Selmayr’s power derives in part from his hold over Juncker, whom British officials dismiss as a drunk. “I’ve been to four or five things when he has been shitfaced,” one said. “Off his trolley, hugging and kissing people.”
While Britain would like to negotiate Brexit directly with other EU governments, the commission was empowered by the other 27 states last week to lead the talks. The chief Brexit negotiator is Michel Barnier, a French conservative politician. But Selmayr is the more influential. “Selmayr is 10 times smarter and more energetic than Barnier,” said a senior diplomat who deals with both men.
Barnier “just sits like a lemon” in the Brexit-related meetings, said an EU negotiator, while Selmayr sets an “aggressive tone” towards the UK.
Last week, Selmayr summarily suspended Brexit talks after May declared that she would not be able to authorise changes in the EU budget because of the rules on political activity before the June election. He announced the suspension in screaming capital letters in a tweet that read: “FULL PURDAH RECIPROCITY”.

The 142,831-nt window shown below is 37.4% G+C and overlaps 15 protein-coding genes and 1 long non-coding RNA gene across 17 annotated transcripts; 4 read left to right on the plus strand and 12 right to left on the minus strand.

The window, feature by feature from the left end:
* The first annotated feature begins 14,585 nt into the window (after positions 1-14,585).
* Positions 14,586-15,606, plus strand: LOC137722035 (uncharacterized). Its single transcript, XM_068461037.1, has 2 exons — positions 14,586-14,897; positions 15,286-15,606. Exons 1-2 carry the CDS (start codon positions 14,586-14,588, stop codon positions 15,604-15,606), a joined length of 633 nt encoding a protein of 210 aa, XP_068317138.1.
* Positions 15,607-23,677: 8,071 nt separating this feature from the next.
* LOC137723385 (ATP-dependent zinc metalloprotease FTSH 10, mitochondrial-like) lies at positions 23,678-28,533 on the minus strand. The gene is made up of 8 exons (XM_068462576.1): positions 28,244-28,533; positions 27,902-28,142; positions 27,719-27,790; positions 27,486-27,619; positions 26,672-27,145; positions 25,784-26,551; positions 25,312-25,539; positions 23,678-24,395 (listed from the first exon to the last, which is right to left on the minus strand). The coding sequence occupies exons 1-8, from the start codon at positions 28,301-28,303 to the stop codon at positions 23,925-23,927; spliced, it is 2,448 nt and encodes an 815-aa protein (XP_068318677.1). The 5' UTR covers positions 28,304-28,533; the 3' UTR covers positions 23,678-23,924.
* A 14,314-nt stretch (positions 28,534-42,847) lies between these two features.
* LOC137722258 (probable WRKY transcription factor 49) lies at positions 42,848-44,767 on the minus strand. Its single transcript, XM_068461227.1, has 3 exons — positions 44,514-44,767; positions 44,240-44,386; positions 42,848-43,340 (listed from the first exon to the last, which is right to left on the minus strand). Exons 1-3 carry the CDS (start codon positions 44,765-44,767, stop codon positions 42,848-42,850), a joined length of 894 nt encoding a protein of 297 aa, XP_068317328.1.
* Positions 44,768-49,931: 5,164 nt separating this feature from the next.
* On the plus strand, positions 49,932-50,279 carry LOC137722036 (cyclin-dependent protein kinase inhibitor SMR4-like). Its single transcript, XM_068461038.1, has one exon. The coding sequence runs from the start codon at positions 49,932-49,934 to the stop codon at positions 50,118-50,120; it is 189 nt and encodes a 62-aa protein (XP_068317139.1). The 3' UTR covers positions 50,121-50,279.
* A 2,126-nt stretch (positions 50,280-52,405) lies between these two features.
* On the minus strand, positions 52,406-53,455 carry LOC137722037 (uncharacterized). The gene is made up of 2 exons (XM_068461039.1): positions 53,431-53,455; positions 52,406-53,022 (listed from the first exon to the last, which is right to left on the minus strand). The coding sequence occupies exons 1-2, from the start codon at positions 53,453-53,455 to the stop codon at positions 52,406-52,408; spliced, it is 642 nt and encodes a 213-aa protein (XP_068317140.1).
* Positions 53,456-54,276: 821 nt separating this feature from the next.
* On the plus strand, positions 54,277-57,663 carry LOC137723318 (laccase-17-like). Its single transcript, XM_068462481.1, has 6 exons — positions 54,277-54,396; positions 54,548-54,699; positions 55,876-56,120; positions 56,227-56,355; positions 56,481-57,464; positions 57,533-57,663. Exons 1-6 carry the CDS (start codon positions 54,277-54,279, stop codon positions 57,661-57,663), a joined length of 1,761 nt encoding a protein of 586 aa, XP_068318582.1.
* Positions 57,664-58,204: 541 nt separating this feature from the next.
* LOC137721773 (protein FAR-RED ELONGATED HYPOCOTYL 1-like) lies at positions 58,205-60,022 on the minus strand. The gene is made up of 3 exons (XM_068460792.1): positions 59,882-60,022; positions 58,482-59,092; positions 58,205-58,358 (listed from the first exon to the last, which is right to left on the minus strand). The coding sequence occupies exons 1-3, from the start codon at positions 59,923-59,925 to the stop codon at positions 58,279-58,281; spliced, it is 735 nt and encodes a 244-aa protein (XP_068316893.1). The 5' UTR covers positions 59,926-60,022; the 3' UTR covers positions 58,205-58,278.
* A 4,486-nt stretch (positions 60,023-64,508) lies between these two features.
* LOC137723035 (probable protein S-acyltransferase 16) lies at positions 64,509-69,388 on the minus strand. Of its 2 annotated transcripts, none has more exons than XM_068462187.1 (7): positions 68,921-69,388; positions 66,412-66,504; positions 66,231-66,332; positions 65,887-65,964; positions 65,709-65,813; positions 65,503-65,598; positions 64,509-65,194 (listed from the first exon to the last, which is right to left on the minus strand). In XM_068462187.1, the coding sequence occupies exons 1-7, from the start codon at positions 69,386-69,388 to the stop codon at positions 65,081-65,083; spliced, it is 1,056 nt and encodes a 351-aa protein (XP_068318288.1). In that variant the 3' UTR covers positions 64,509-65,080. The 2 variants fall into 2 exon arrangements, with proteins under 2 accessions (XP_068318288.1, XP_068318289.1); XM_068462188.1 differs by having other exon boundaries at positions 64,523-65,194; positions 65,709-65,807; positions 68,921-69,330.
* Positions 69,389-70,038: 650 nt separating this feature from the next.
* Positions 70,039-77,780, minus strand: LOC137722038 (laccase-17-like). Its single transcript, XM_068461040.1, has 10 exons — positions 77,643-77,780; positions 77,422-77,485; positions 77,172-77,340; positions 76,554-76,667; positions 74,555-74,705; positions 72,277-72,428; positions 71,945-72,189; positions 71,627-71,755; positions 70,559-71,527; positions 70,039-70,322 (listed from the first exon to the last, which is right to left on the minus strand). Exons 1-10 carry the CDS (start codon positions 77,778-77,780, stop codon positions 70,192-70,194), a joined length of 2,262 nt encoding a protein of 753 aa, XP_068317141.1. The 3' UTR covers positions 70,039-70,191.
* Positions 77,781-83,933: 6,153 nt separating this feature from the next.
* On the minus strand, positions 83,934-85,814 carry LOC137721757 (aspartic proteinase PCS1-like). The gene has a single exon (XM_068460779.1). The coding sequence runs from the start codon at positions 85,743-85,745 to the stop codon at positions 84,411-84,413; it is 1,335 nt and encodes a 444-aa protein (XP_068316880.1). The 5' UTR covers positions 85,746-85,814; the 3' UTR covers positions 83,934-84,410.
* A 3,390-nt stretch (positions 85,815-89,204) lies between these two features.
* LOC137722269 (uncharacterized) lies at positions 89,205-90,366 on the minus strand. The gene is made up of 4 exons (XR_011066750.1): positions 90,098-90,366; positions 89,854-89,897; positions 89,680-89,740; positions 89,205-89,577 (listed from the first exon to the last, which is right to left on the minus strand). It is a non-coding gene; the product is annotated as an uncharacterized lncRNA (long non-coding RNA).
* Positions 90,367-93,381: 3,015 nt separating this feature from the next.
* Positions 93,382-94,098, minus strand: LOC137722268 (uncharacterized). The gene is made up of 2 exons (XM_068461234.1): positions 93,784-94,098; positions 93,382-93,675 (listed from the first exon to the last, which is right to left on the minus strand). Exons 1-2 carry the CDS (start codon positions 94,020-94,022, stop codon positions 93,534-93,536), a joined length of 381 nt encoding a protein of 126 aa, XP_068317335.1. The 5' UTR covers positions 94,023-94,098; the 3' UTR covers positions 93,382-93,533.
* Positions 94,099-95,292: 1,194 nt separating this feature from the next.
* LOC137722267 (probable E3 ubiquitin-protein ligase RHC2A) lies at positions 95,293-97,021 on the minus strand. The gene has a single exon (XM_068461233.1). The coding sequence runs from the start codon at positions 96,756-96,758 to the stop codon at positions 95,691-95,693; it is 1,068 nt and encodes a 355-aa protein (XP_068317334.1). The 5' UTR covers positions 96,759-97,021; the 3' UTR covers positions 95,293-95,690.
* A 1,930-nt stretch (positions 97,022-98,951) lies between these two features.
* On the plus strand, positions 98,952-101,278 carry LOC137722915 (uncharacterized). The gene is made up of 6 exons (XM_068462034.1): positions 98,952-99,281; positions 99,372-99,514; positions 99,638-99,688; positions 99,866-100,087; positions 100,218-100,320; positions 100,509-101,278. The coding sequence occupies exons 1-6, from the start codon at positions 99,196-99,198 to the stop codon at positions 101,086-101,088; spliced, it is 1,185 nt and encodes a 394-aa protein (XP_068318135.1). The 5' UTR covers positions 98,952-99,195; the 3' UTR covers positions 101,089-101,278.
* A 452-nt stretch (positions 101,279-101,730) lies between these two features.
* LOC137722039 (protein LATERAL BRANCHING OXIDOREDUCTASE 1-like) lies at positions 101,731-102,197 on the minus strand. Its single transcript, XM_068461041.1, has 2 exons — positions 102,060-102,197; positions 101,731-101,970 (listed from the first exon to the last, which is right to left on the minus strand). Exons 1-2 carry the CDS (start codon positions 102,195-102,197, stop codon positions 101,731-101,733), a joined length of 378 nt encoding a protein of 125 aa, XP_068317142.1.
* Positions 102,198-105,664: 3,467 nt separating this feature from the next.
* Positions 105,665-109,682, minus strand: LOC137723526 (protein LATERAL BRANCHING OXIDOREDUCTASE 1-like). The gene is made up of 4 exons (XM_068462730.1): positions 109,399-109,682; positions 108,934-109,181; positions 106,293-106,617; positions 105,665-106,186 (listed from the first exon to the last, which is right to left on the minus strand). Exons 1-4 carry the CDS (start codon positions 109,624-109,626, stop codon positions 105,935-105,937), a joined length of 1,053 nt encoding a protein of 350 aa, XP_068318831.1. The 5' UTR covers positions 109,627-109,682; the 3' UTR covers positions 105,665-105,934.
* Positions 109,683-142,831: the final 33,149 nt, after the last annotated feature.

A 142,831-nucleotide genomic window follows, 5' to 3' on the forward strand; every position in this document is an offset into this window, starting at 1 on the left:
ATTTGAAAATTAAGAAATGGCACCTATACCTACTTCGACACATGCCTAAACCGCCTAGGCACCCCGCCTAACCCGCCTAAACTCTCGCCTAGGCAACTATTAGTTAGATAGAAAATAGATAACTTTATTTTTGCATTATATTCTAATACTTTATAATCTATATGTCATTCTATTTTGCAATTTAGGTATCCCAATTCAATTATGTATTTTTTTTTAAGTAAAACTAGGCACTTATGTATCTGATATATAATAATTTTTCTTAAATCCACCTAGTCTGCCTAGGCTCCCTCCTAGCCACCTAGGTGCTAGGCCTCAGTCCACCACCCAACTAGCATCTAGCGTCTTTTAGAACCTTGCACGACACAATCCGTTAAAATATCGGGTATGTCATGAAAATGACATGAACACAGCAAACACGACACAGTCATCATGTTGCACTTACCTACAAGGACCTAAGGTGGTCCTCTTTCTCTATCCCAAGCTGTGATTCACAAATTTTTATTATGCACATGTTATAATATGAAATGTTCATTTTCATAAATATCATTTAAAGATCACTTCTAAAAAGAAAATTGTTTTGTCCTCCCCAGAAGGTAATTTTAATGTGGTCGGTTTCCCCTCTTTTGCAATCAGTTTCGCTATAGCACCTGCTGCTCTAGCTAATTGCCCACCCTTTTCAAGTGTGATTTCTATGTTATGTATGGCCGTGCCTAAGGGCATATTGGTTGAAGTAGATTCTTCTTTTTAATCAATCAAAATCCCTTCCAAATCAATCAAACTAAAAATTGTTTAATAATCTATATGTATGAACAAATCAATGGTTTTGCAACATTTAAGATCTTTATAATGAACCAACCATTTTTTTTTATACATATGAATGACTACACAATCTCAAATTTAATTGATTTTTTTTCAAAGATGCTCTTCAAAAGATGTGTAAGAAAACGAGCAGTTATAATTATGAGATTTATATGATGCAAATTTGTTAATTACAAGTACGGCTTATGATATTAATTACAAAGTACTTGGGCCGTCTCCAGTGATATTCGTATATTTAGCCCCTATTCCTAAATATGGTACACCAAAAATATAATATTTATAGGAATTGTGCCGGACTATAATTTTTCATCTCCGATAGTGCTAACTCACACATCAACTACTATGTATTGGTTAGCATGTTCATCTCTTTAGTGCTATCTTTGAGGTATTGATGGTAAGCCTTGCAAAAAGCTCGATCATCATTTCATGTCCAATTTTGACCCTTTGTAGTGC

Selmayr first clashed with May when she was home secretary. EU officials believe May’s tactics for Brexit are an echo of a negotiation then, when Britain opted out of all EU justice and home affairs directives and then back into some of them. They describe this approach as “deluded”.
But many of Selmayr’s colleagues are worried that his scheming could end up damaging both the EU and Britain. Merkel was said to be “infuriated” by the leaking of the No 10 dinner details.
Donald Tusk, the president of the European Council, who chairs the EU leaders’ meetings, demanded “discretion” and “mutual respect” from the negotiators. Aides said his intervention was intended as a slap-down of Selmayr.
British officials say conciliatory messages were sent to Downing Street by senior Eurocrats dismayed by Selmayr’s behaviour. “They are embarrassed by the Juncker-Selmayr stuff,” a senior government source said.
But a veteran Eurocrat said it would be impossible to rein in Selmayr, so convinced is he of his rectitude. “Martin has a powerful vision of Europe . . . but as the saying goes, if you have visions, you need to see a doctor.”